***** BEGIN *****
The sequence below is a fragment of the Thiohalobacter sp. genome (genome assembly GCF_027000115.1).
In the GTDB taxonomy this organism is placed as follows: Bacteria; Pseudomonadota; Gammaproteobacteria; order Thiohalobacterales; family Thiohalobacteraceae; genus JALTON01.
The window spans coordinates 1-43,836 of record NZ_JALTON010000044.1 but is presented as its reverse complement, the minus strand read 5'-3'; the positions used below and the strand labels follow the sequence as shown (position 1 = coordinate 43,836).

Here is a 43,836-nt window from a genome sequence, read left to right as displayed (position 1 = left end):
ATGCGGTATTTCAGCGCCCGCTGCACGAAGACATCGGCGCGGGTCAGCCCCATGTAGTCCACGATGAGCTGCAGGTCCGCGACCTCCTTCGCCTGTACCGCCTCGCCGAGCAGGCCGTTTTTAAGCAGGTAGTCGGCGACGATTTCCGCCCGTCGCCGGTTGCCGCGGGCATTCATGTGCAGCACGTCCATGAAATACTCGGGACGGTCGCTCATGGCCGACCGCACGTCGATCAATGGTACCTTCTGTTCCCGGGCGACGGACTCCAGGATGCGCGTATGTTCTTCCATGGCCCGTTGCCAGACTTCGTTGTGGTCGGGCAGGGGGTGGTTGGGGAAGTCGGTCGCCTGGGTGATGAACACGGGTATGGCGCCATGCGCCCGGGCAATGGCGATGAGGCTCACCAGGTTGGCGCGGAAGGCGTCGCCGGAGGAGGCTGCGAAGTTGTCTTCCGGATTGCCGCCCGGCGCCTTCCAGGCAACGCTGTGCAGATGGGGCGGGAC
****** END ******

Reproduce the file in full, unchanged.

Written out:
The sequence below is a fragment of the Thiohalobacter sp. genome (genome assembly GCF_027000115.1).
In the GTDB taxonomy this organism is placed as follows: Bacteria; Pseudomonadota; Gammaproteobacteria; order Thiohalobacterales; family Thiohalobacteraceae; genus JALTON01.
The window spans coordinates 1-43,836 of record NZ_JALTON010000044.1 but is presented as its reverse complement, the minus strand read 5'-3'; the positions used below and the strand labels follow the sequence as shown (position 1 = coordinate 43,836).

Here is a 43,836-nt window from a genome sequence, read left to right as displayed (position 1 = left end):
ATGCGGTATTTCAGCGCCCGCTGCACGAAGACATCGGCGCGGGTCAGCCCCATGTAGTCCACGATGAGCTGCAGGTCCGCGACCTCCTTCGCCTGTACCGCCTCGCCGAGCAGGCCGTTTTTAAGCAGGTAGTCGGCGACGATTTCCGCCCGTCGCCGGTTGCCGCGGGCATTCATGTGCAGCACGTCCATGAAATACTCGGGACGGTCGCTCATGGCCGACCGCACGTCGATCAATGGTACCTTCTGTTCCCGGGCGACGGACTCCAGGATGCGCGTATGTTCTTCCATGGCCCGTTGCCAGACTTCGTTGTGGTCGGGCAGGGGGTGGTTGGGGAAGTCGGTCGCCTGGGTGATGAACACGGGTATGGCGCCATGCGCCCGGGCAATGGCGATGAGGCTCACCAGGTTGGCGCGGAAGGCGTCGCCGGAGGAGGCTGCGAAGTTGTCTTCCGGATTGCCGCCCGGCGCCTTCCAGGCAACGCTGTGCAGATGGGGCGGGAC